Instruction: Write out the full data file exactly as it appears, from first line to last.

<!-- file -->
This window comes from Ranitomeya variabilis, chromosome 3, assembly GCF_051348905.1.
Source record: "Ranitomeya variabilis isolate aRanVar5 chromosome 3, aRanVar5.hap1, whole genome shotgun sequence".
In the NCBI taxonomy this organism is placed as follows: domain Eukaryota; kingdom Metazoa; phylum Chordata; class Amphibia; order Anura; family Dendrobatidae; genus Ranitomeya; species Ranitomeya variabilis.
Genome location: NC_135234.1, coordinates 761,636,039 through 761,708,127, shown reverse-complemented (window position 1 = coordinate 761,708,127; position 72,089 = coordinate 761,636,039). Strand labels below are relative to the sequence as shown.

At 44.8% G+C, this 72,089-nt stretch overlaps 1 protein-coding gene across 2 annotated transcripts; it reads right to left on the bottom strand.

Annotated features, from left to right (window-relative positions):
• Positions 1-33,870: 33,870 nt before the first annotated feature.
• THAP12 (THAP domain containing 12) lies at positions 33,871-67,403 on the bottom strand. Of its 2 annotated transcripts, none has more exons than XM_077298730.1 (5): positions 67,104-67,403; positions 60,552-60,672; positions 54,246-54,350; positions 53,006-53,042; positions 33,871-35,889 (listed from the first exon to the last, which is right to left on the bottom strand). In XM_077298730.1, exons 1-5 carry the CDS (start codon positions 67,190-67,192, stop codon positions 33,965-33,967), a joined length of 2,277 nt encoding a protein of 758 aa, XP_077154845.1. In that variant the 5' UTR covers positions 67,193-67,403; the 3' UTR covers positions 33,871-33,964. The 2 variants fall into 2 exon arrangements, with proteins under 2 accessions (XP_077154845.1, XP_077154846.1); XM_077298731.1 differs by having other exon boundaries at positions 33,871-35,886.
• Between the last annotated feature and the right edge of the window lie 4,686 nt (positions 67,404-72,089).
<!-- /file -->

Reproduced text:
This window comes from Ranitomeya variabilis, chromosome 3, assembly GCF_051348905.1.
Source record: "Ranitomeya variabilis isolate aRanVar5 chromosome 3, aRanVar5.hap1, whole genome shotgun sequence".
In the NCBI taxonomy this organism is placed as follows: domain Eukaryota; kingdom Metazoa; phylum Chordata; class Amphibia; order Anura; family Dendrobatidae; genus Ranitomeya; species Ranitomeya variabilis.
Genome location: NC_135234.1, coordinates 761,636,039 through 761,708,127, shown reverse-complemented (window position 1 = coordinate 761,708,127; position 72,089 = coordinate 761,636,039). Strand labels below are relative to the sequence as shown.

At 44.8% G+C, this 72,089-nt stretch overlaps 1 protein-coding gene across 2 annotated transcripts; it reads right to left on the bottom strand.

Annotated features, from left to right (window-relative positions):
• Positions 1-33,870: 33,870 nt before the first annotated feature.
• THAP12 (THAP domain containing 12) lies at positions 33,871-67,403 on the bottom strand. Of its 2 annotated transcripts, none has more exons than XM_077298730.1 (5): positions 67,104-67,403; positions 60,552-60,672; positions 54,246-54,350; positions 53,006-53,042; positions 33,871-35,889 (listed from the first exon to the last, which is right to left on the bottom strand). In XM_077298730.1, exons 1-5 carry the CDS (start codon positions 67,190-67,192, stop codon positions 33,965-33,967), a joined length of 2,277 nt encoding a protein of 758 aa, XP_077154845.1. In that variant the 5' UTR covers positions 67,193-67,403; the 3' UTR covers positions 33,871-33,964. The 2 variants fall into 2 exon arrangements, with proteins under 2 accessions (XP_077154845.1, XP_077154846.1); XM_077298731.1 differs by having other exon boundaries at positions 33,871-35,886.
• Between the last annotated feature and the right edge of the window lie 4,686 nt (positions 67,404-72,089).